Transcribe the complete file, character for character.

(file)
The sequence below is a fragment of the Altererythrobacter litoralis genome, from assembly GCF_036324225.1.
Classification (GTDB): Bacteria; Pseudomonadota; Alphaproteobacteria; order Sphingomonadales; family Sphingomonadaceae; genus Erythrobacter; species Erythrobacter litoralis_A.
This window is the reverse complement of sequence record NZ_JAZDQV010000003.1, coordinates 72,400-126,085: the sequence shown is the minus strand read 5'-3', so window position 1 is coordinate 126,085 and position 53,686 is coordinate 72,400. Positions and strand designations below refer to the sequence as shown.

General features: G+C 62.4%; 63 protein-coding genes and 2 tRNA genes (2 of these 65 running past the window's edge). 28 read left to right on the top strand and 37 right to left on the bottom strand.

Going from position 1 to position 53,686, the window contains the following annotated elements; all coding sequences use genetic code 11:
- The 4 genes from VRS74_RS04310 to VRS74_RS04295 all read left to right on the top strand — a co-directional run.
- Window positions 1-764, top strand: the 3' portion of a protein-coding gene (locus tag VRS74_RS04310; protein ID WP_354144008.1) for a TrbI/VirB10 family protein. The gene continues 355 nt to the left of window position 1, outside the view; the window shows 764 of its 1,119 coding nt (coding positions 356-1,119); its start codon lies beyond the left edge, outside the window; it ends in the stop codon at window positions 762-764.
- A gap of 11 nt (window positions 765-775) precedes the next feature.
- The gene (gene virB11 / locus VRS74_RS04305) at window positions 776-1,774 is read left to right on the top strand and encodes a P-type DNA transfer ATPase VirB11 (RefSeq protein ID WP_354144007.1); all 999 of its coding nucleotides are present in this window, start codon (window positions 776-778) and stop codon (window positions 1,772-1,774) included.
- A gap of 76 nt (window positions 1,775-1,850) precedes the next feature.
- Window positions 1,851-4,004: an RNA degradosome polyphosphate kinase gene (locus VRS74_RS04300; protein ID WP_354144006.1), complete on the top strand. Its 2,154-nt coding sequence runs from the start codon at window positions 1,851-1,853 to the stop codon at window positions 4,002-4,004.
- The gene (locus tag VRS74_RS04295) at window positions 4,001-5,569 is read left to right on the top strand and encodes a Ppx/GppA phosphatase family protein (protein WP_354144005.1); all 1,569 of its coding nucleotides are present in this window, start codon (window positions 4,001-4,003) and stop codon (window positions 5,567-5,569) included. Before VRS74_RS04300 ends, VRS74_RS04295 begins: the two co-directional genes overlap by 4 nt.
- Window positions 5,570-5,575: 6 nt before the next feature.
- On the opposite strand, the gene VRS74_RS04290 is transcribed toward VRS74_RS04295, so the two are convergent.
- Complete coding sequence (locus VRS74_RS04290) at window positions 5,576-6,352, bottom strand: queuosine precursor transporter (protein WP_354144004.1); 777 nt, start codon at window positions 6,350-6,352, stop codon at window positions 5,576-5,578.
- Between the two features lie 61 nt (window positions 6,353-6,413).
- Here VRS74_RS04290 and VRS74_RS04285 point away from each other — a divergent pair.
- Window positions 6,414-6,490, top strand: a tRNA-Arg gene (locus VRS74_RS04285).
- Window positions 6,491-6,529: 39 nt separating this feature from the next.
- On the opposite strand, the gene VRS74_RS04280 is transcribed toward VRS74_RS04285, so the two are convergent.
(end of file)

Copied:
The sequence below is a fragment of the Altererythrobacter litoralis genome, from assembly GCF_036324225.1.
Classification (GTDB): Bacteria; Pseudomonadota; Alphaproteobacteria; order Sphingomonadales; family Sphingomonadaceae; genus Erythrobacter; species Erythrobacter litoralis_A.
This window is the reverse complement of sequence record NZ_JAZDQV010000003.1, coordinates 72,400-126,085: the sequence shown is the minus strand read 5'-3', so window position 1 is coordinate 126,085 and position 53,686 is coordinate 72,400. Positions and strand designations below refer to the sequence as shown.

General features: G+C 62.4%; 63 protein-coding genes and 2 tRNA genes (2 of these 65 running past the window's edge). 28 read left to right on the top strand and 37 right to left on the bottom strand.

Going from position 1 to position 53,686, the window contains the following annotated elements; all coding sequences use genetic code 11:
- The 4 genes from VRS74_RS04310 to VRS74_RS04295 all read left to right on the top strand — a co-directional run.
- Window positions 1-764, top strand: the 3' portion of a protein-coding gene (locus tag VRS74_RS04310; protein ID WP_354144008.1) for a TrbI/VirB10 family protein. The gene continues 355 nt to the left of window position 1, outside the view; the window shows 764 of its 1,119 coding nt (coding positions 356-1,119); its start codon lies beyond the left edge, outside the window; it ends in the stop codon at window positions 762-764.
- A gap of 11 nt (window positions 765-775) precedes the next feature.
- The gene (gene virB11 / locus VRS74_RS04305) at window positions 776-1,774 is read left to right on the top strand and encodes a P-type DNA transfer ATPase VirB11 (RefSeq protein ID WP_354144007.1); all 999 of its coding nucleotides are present in this window, start codon (window positions 776-778) and stop codon (window positions 1,772-1,774) included.
- A gap of 76 nt (window positions 1,775-1,850) precedes the next feature.
- Window positions 1,851-4,004: an RNA degradosome polyphosphate kinase gene (locus VRS74_RS04300; protein ID WP_354144006.1), complete on the top strand. Its 2,154-nt coding sequence runs from the start codon at window positions 1,851-1,853 to the stop codon at window positions 4,002-4,004.
- The gene (locus tag VRS74_RS04295) at window positions 4,001-5,569 is read left to right on the top strand and encodes a Ppx/GppA phosphatase family protein (protein WP_354144005.1); all 1,569 of its coding nucleotides are present in this window, start codon (window positions 4,001-4,003) and stop codon (window positions 5,567-5,569) included. Before VRS74_RS04300 ends, VRS74_RS04295 begins: the two co-directional genes overlap by 4 nt.
- Window positions 5,570-5,575: 6 nt before the next feature.
- On the opposite strand, the gene VRS74_RS04290 is transcribed toward VRS74_RS04295, so the two are convergent.
- Complete coding sequence (locus VRS74_RS04290) at window positions 5,576-6,352, bottom strand: queuosine precursor transporter (protein WP_354144004.1); 777 nt, start codon at window positions 6,350-6,352, stop codon at window positions 5,576-5,578.
- Between the two features lie 61 nt (window positions 6,353-6,413).
- Here VRS74_RS04290 and VRS74_RS04285 point away from each other — a divergent pair.
- Window positions 6,414-6,490, top strand: a tRNA-Arg gene (locus VRS74_RS04285).
- Window positions 6,491-6,529: 39 nt separating this feature from the next.
- On the opposite strand, the gene VRS74_RS04280 is transcribed toward VRS74_RS04285, so the two are convergent.